6 things to know about refugee children and education
On World Refugee Day, held each year on June 20, we share facts that remind us on the importance of ensuring that all children, including refugees, have access to education when they need it the most.
June 20, 2018 by GPE Secretariat
1 minute read

On June 20, we celebrate World Refugee Day, to highlight the plight of millions of people around the world who are forced from their homes. Children are most affected, missing out on their education or having to adapt to a new language and system in their host country.

1. Developing countries host 85% of the total refugee population of the world.
(Source: GEMR/UNHCR Global Trends 2017). Refugee children gather at the entrance of Kiryandongo refugee settlement in Uganda. In 2017, Uganda hosted close to 1.4 million refugees, most fleeing violence from South Sudan, DR Congo and Burundi.
Credit: GPE/Chantal Rigaud
2. GPE partner developing countries are home to almost 4 million refugee children, about 45% of the world’s refugee children population.
(Source: UNHCR and GPE data as of 2016. UNHCR data only account for refugees for whom demographic data is available). South Sudanese refugee children in a classroom in Uganda.
Credit: Aikawa Ke
3. Refugees do not return home quickly: the average time spent outside home countries is 17 years, and only 1% of refugees return to their countries of origin.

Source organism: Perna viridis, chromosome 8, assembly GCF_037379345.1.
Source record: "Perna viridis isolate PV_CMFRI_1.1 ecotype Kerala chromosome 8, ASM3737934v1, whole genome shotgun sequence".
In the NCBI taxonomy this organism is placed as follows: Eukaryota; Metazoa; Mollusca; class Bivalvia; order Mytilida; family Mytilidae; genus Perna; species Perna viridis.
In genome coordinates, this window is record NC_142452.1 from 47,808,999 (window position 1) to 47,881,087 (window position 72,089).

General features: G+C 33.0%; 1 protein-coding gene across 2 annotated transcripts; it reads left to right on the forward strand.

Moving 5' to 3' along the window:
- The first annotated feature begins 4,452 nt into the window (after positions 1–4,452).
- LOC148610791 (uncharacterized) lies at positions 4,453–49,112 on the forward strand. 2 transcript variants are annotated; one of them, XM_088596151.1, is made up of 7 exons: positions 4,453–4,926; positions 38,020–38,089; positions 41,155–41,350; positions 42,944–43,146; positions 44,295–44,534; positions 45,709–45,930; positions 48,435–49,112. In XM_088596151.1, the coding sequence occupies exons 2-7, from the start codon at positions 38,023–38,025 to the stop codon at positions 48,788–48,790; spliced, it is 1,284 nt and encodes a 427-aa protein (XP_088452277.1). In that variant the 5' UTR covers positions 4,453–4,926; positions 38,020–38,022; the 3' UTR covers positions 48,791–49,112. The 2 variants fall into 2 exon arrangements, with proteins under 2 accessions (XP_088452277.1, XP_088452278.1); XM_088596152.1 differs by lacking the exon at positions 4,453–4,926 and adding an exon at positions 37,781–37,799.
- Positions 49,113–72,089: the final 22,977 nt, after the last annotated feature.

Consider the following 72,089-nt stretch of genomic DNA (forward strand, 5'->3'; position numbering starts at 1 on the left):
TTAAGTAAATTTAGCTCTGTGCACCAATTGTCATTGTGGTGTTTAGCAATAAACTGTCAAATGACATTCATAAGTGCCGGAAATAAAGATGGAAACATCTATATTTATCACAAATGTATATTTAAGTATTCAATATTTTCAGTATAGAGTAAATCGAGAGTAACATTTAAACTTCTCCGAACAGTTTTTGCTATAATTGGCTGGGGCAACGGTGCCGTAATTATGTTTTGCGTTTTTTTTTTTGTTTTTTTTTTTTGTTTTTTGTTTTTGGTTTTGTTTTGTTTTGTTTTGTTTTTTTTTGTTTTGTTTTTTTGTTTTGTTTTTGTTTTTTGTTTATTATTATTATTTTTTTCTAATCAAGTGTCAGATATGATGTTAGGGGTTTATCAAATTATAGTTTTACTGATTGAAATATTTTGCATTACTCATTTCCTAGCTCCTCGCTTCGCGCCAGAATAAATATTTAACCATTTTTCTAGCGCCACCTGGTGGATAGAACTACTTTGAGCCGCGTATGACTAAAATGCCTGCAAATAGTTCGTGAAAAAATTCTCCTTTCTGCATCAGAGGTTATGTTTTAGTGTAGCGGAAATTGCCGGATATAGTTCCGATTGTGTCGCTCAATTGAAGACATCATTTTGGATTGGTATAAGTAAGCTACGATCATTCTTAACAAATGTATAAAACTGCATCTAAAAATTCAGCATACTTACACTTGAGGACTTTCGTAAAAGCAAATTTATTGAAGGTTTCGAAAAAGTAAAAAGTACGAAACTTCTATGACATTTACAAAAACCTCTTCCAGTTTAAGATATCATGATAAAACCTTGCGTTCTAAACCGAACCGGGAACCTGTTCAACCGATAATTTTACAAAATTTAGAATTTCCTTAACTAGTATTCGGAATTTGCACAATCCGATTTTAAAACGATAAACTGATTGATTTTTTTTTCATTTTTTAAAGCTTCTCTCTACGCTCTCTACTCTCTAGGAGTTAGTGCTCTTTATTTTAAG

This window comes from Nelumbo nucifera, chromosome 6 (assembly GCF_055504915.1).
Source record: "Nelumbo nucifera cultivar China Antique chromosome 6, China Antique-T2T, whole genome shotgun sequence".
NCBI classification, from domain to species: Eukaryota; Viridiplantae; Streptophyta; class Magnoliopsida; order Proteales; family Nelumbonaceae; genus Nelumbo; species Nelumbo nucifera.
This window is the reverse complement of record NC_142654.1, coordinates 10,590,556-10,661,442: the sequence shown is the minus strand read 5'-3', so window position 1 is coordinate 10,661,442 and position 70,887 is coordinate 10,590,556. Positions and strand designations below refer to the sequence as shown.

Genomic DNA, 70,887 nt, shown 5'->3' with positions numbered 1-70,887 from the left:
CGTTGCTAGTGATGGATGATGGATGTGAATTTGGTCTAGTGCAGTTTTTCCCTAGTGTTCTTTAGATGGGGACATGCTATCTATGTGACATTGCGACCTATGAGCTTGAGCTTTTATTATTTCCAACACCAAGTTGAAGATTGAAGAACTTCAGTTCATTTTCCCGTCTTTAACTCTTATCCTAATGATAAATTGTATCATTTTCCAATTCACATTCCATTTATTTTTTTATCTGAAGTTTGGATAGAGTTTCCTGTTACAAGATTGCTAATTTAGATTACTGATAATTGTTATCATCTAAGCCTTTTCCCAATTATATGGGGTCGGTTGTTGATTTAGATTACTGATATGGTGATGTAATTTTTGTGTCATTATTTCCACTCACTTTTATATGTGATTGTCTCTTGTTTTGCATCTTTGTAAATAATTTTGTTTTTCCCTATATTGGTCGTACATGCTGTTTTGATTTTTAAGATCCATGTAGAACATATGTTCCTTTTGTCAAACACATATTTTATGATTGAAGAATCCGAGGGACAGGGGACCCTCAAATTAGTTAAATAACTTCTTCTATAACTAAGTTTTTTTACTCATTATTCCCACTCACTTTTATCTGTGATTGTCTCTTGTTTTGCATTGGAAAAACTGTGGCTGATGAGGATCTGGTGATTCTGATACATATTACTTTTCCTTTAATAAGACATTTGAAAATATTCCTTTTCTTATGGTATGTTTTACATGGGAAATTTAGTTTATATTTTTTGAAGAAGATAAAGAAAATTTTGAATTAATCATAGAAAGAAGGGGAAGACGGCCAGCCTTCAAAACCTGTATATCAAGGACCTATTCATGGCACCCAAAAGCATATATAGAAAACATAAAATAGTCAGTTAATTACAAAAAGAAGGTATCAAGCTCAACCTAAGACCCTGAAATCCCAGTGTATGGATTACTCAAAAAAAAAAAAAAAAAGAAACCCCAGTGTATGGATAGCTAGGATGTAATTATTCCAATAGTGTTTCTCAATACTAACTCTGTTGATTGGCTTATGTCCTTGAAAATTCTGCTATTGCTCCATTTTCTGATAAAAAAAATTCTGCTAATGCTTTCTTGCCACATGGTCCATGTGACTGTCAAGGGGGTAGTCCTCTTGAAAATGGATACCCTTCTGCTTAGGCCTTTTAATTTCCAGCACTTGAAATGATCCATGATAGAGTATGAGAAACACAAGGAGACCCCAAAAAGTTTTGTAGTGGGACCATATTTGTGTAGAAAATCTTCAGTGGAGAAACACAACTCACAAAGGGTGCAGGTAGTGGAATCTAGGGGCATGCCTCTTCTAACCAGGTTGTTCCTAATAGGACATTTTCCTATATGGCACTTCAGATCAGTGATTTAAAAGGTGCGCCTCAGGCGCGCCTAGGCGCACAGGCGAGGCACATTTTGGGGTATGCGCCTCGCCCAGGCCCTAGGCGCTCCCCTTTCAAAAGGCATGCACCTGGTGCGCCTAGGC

(Source: United Nations, “One Humanity: Shared Responsibility"). This woman and her child are refugees from the DR Congo in Gihembe camp in Rwanda. According to UNHCR, Rwanda hosts more than 156,000 refugees (2016).
Credit: Bobbi Kraham/USAID
4. Refugee children are 5 times more likely to be out of school. In 2015, 50% of primary aged refugee children were missing out on primary education, and 3 in 4 had no access to secondary education.
(Source: ODI Education cannot wait. Proposing a fund for education in emergencies). Children earn a living by transporting goods inside the Zaatari Refugee Camp, Jordan.
Credit: Mohamed Azakir/World Bank
5. The top 10 refugee hosting countries in the world include 5 least developed countries that are all GPE partners: Democratic Republic of Congo (DRC), Ethiopia, Kenya, Pakistan and Uganda.
Sudanese refugee children in Ethiopia receive fortified porridge daily in school, aiming to help stabilize the enrollment of both girls and boys by providing them with a reliable meal.
Credit: Fitsum Aregawi, USAID
6. GPE and UNHCR signed a memorandum of understanding in 2016 to enhance their collaboration and ensure that all refugee children can get a quality education.
Darfurian refugee children in the courtyard of Ali Dinnar primary school, during a morning break. Eastern Chad. With GPE support, the government of Chad set a strong example by becoming the first GPE partner country to include refugees in its transitional education sector plan in 2013. Chad received two grants from GPE totaling US$47 million to help implement this plan.
Credit: UNHCR / F. Noy / December 2011

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comment une grand mère française peut elle aider ces enfants à aller à l'école?

In reply to by galland marie claire

Le meilleur moyen et de continuer à s'assurer que nos gouvernements n'ignorent pas les besoins des enfants réfugiés (activités de plaidoyer). Et pour un soutien plus direct, nous vous suggérons de soutenir les organisations telles que l'UNICEF et le HCR, en première ligne de l'appui à ces enfants. Merci

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